Should Incumbents Root For The Home Team?


Electoral science is a constantly evolving discipline, but the ultimate objective behind its increasingly technical, exponentially more sophisticated methodologies remains unchanged: Get the most votes.

To that end, campaigns leave no stone unturned – whether it involves the data-driven micro-targeting of voters, the meticulous researching of opponents’ financial disclosures or the placement of media across multiple platforms in the final days of a campaign.  And as close races come down to the wire, campaigns look for any and every advantage that could push their candidate or issue across the finish line.

Which leads us to an interesting question: As they dissect polls, launch or react to last-minute surprises and prepare their final GOTV efforts – should they also be keeping an eye on college football scoreboards?  And no, this is not a discussion of the famous “Washington Redskins presidential conspiracy” – a since-debunked notion which posited that a Redskins win on the Sunday before the election meant victory for the incumbent party.

It’s long been believed that a “win” by the home team on the weekend before an election puts voters in a better mood when Tuesday rolls around – and that their resulting good humor translates into a small advantage for the incumbent party.

In fact a widely cited 2010 study published in the Proceedings of the National Academy of Sciences (PNAS) found that a win by the home team “causes the incumbent to receive an additional 1.61 percentage points of the vote in Senate, gubernatorial, and presidential elections, with the effect being larger for teams with stronger fan support.”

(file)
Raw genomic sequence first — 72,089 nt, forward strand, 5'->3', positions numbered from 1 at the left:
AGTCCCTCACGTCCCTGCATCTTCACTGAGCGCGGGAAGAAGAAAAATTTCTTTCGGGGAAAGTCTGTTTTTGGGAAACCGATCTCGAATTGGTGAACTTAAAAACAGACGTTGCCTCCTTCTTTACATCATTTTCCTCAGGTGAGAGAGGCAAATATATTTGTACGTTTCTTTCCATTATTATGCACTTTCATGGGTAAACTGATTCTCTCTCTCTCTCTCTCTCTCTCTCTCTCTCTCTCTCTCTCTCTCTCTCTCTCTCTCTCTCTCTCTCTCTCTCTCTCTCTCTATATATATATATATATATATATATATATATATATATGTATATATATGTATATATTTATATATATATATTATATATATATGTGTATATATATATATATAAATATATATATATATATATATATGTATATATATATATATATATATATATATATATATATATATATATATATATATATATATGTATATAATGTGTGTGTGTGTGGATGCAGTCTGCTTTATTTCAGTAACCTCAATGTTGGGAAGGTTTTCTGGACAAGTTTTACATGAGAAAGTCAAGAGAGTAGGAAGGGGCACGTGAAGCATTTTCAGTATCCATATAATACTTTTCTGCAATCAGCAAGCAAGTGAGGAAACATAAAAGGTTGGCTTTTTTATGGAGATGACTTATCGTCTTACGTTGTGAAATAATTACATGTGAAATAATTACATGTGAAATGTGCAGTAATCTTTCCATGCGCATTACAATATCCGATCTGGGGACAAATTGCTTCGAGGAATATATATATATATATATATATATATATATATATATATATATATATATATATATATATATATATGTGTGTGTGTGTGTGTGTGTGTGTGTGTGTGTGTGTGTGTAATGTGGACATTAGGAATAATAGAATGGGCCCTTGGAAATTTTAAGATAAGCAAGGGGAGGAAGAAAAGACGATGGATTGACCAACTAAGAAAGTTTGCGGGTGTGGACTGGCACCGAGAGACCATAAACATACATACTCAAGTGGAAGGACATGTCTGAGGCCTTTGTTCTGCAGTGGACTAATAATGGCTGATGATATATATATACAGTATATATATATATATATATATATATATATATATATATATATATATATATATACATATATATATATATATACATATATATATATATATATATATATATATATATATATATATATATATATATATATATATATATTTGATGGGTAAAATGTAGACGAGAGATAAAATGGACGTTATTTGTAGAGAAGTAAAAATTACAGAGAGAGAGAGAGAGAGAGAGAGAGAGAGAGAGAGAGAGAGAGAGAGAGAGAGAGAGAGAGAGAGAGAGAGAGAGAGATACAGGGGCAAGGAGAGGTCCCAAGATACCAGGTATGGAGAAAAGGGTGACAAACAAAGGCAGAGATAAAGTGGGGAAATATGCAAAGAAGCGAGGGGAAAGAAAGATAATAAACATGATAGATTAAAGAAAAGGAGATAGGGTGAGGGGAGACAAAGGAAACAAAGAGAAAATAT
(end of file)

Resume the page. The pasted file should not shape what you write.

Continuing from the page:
Is it true though?

“Not so fast,” as ESPN’s College Gameday host Lee Corso is fond of saying.  According to political scientist Anthony Fowler of the University of Chicago and Pablo Montagnes of Emory University in Atlanta, there is no correlation between football outcomes and political campaigns.

“We reassess the evidence and conclude that there is likely no such effect,” Fowler and Montagnes wrote in PNAS this week.  “Multiple independent sources of evidence suggest that the original finding was spurious – reflecting bad luck for researchers rather than a shortcoming of American voters.”

The two pored through more than five decades of electoral and gridiron results – and added National Football League (NFL) games to the mix in addition to college contests in their effort to spot the trend.

“We fail to estimate the same effect when we leverage situations where multiple elections with differing incumbent parties occur in the same county and year,” Fowler and Montagnes added.  “We also find that the purported effect of college football games is stronger in counties where people are less interested in college football, just as strong when the incumbent candidate does not run for reelection, and just as strong in other parts of the state outside the home county of the team. Lastly, we detect no effect of National Football League games on elections, despite their greater popularity. We conclude with recommendations for evaluating surprising research findings and avoiding similar false-positive results.”

Of interest?  The researchers who conducted the 2010 report stood by their original conclusions, saying the new study only shows that the football effect “is not something that happens all the time, in every circumstance.”

In other words, we should probably expect candidates and political operatives to continue giving this theory its due – irrespective of whether it has any basis in reality.